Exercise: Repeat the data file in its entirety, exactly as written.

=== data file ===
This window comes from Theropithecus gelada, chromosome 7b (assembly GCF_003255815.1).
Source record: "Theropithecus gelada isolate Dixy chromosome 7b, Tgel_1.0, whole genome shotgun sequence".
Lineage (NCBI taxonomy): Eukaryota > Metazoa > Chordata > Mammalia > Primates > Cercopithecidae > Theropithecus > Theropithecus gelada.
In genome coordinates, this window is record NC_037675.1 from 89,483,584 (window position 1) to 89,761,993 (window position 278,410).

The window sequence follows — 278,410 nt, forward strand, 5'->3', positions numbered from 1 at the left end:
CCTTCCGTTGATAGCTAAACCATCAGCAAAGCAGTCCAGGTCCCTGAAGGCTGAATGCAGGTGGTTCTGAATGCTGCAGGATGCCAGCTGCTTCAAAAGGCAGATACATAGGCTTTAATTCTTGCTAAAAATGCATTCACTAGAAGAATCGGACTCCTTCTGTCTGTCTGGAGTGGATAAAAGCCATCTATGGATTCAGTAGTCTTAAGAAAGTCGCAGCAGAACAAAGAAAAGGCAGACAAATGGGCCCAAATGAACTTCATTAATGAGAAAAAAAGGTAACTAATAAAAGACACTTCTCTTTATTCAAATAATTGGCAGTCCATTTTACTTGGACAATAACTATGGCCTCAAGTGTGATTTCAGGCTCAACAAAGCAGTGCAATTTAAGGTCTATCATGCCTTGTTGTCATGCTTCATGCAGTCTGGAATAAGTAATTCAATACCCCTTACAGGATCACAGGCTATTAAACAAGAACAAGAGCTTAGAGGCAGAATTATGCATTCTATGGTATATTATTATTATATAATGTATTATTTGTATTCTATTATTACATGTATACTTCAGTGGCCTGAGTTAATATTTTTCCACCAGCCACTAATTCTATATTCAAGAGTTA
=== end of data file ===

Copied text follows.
This window comes from Theropithecus gelada, chromosome 7b (assembly GCF_003255815.1).
Source record: "Theropithecus gelada isolate Dixy chromosome 7b, Tgel_1.0, whole genome shotgun sequence".
Lineage (NCBI taxonomy): Eukaryota > Metazoa > Chordata > Mammalia > Primates > Cercopithecidae > Theropithecus > Theropithecus gelada.
In genome coordinates, this window is record NC_037675.1 from 89,483,584 (window position 1) to 89,761,993 (window position 278,410).

The window sequence follows — 278,410 nt, forward strand, 5'->3', positions numbered from 1 at the left end:
CCTTCCGTTGATAGCTAAACCATCAGCAAAGCAGTCCAGGTCCCTGAAGGCTGAATGCAGGTGGTTCTGAATGCTGCAGGATGCCAGCTGCTTCAAAAGGCAGATACATAGGCTTTAATTCTTGCTAAAAATGCATTCACTAGAAGAATCGGACTCCTTCTGTCTGTCTGGAGTGGATAAAAGCCATCTATGGATTCAGTAGTCTTAAGAAAGTCGCAGCAGAACAAAGAAAAGGCAGACAAATGGGCCCAAATGAACTTCATTAATGAGAAAAAAAGGTAACTAATAAAAGACACTTCTCTTTATTCAAATAATTGGCAGTCCATTTTACTTGGACAATAACTATGGCCTCAAGTGTGATTTCAGGCTCAACAAAGCAGTGCAATTTAAGGTCTATCATGCCTTGTTGTCATGCTTCATGCAGTCTGGAATAAGTAATTCAATACCCCTTACAGGATCACAGGCTATTAAACAAGAACAAGAGCTTAGAGGCAGAATTATGCATTCTATGGTATATTATTATTATATAATGTATTATTTGTATTCTATTATTACATGTATACTTCAGTGGCCTGAGTTAATATTTTTCCACCAGCCACTAATTCTATATTCAAGAGTTA